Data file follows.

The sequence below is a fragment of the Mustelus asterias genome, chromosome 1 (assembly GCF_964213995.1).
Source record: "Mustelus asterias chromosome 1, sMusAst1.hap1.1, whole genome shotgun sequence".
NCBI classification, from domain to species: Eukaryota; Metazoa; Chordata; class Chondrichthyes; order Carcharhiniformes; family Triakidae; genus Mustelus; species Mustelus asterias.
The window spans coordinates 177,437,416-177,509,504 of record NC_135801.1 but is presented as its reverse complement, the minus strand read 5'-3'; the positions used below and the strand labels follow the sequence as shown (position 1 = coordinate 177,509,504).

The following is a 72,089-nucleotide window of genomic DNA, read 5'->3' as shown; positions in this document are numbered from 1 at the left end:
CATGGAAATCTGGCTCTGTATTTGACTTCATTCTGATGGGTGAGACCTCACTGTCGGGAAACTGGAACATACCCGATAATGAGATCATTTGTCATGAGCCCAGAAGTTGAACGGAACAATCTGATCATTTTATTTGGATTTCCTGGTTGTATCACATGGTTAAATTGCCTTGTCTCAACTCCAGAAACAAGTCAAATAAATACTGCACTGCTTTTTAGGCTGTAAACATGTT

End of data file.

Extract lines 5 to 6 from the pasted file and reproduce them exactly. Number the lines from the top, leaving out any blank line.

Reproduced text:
The following is a 72,089-nucleotide window of genomic DNA, read 5'->3' as shown; positions in this document are numbered from 1 at the left end:
CATGGAAATCTGGCTCTGTATTTGACTTCATTCTGATGGGTGAGACCTCACTGTCGGGAAACTGGAACATACCCGATAATGAGATCATTTGTCATGAGCCCAGAAGTTGAACGGAACAATCTGATCATTTTATTTGGATTTCCTGGTTGTATCACATGGTTAAATTGCCTTGTCTCAACTCCAGAAACAAGTCAAATAAATACTGCACTGCTTTTTAGGCTGTAAACATGTT